Pre-orders are surging for the Tesla Model 3. In just a few days after the unveiling of the Model 3, over 300,000 pre-orders have been submitted. The surge in demand even caught Elon Musk by surprise. He half jokingly, half seriously tweeted. "Definitely going to need to rethink production planning…"
It is quite a feat for Tesla (NASDAQ:TSLA). Analysts were skeptical of the idea of an electric car given to the sharp decline in gas prices. Granted, consumers who are submitting orders will be in general more sensitive to higher prices at the pump, relative to buyers of the Models S and Model X. Still though, 180,000 pre-orders in 24 hours is very impressive. Tesla has only sold 107,000 cars in total since its existence. Not to mention the retail price for the Model 3 is $35,000. However, Musk himself said selling price with average option mix is around $42,000 a car in pre-orders. Thus in a few short days, Tesla has generated $12.6 billion in sales. A disclaimer though, the deposits taken are refundable. So buyers who are feeling buyer's remorse can ask for a refund.
Do buyers of Tesla vehicles even care about reliability? So far, Tesla vehicles have lacked considerably in the reliability category. It even failed to get recommended by Consumer Reports due to its lacking reliability.
As part of our Annual Auto Reliability Survey, we received about 1,400 survey responses from Model S owners who chronicled an array of detailed and complicated maladies. From that data we forecast that owning that Tesla is likely to involve a worse-than-average overall problem rate. That's a step down from last year's "average" prediction for the Model S. It also means the Model S does not receive Consumer Reports' recommended designation."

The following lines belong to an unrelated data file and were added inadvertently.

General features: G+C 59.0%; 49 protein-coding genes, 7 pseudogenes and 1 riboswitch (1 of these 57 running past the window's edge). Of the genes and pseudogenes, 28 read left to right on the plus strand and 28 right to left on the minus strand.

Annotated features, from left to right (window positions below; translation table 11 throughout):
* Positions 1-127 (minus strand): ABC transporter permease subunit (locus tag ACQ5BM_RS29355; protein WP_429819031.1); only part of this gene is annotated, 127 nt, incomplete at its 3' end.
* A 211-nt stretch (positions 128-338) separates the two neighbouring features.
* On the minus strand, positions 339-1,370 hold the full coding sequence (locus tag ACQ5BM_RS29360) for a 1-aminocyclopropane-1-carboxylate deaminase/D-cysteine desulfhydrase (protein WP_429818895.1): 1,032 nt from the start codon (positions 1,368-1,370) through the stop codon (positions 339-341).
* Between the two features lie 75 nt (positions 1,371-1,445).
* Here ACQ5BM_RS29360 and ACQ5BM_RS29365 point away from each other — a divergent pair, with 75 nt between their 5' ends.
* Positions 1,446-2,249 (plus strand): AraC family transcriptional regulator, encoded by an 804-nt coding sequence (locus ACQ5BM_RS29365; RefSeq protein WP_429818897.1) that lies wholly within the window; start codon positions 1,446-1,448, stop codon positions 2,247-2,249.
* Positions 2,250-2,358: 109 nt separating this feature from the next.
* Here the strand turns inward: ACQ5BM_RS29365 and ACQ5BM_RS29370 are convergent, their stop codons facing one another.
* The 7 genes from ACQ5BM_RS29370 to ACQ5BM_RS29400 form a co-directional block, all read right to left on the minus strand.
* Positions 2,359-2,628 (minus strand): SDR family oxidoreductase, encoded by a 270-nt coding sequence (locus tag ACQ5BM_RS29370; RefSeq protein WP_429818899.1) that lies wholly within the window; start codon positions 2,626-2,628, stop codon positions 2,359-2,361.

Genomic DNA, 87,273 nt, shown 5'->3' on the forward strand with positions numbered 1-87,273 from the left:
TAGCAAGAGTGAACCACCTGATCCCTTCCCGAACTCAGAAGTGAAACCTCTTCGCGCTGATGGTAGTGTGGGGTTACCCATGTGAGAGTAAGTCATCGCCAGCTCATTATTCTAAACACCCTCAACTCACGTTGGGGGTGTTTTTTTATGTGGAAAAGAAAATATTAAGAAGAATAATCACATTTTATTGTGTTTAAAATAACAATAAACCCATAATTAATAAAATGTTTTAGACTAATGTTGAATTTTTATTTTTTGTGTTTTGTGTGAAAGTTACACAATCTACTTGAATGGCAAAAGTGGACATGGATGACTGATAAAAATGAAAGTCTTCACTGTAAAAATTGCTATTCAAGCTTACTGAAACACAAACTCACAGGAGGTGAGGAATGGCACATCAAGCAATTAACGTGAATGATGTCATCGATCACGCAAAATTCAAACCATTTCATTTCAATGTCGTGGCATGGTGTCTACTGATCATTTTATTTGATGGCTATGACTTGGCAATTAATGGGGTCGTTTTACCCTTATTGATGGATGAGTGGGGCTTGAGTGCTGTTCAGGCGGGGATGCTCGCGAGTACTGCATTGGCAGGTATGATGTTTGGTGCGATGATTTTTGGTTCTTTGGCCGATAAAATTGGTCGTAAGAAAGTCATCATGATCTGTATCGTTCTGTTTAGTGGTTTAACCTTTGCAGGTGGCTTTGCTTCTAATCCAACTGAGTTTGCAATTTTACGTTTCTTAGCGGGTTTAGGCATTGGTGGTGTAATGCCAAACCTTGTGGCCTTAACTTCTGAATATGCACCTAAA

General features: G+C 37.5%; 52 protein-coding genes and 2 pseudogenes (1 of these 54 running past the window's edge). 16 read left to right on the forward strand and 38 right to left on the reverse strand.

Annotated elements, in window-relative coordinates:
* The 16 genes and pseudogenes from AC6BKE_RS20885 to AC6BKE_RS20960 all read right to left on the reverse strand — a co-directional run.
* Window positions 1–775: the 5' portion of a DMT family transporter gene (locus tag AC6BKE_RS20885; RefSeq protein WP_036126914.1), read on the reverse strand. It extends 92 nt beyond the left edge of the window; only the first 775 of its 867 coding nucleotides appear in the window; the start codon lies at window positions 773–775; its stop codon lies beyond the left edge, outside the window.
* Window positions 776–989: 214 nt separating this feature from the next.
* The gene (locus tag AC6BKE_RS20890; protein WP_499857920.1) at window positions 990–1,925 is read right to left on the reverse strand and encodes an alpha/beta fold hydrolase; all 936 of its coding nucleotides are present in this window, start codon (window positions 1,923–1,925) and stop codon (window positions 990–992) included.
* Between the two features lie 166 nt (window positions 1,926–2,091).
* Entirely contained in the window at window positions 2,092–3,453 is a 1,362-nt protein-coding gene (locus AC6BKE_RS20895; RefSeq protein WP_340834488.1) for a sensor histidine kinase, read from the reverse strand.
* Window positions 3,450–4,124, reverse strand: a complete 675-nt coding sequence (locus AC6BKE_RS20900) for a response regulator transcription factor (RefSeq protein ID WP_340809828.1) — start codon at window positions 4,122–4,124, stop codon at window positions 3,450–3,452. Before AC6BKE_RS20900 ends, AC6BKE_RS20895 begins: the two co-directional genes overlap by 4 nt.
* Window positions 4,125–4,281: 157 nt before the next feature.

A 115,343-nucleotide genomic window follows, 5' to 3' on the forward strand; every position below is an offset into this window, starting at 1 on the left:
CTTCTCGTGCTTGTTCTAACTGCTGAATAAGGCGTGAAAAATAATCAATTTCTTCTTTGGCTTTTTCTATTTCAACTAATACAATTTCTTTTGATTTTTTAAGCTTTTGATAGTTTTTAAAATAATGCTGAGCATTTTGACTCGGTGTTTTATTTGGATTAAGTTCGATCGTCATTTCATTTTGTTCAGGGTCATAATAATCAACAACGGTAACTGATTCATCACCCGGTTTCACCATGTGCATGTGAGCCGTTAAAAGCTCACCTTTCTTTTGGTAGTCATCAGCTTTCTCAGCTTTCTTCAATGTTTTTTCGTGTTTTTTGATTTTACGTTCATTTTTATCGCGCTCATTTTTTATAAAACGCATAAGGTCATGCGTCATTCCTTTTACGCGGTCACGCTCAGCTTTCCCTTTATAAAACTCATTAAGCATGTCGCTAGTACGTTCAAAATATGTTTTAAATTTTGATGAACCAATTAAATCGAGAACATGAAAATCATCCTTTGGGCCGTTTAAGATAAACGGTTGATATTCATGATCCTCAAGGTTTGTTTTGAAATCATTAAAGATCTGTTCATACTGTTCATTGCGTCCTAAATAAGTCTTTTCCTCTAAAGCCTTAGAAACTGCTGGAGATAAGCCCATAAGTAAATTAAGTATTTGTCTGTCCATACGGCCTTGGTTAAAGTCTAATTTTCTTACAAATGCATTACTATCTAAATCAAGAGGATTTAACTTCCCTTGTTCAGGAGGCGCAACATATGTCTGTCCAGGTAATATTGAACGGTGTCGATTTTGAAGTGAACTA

The main areas of concern highlighted in the report are drivetrain, power equipment, charging equipment, center console, and body and sunroof squeaks, rattles, and leaks. Components such as climate control, steering, and suspension systems all received worse ratings compared to the previous year. What is more concerning is that complaints seem to pile up as the cars have aged. Yes, other automobile makers have problems as vehicles age, but Tesla only has a vehicle dating back to 2013, the car's first full model year.
Most of these problems still fall under Tesla's four-year/50,000-mile bumper-to-bumper warranty, so they are generally being corrected at no cost to owners. Yet there are costs to owners. When I am running late to work in the morning (per the usual), I expect to be able to hop in my car and speed off into the standstill rush hour traffic of the bay area. If my car is broken, it cost me valuable time at work as I wait for the Tesla technician to make their rounds. Tesla is moving into a new socioeconomic market. Model 3 drivers might not have the luxury of a backup car as the Model S or Model X might have.
The fact is, for every repair Tesla has to make free of charge to fix issues in their vehicles it is nickel and diming its margins. I am sure Tesla reserves a percentage of every vehicle sale based off an internal algorithm and accrues for it in a warranty account. The accrual should take place in the same reporting period in which the vehicle sale is recorded. Therefore, the reporting period represents all costs associated with product sales, and therefore indicate the true profitability. You may wonder why not just recognize the cost when the warranty claim is made? The financial reporting under this approach would yield inordinately high initial profits, followed by depressed profits in later months, for as long as the warranty period lasts. My point here is investors should not fear reduced profitability in the future due to claims on warranties because Tesla is already accounting for them as vehicles are sold.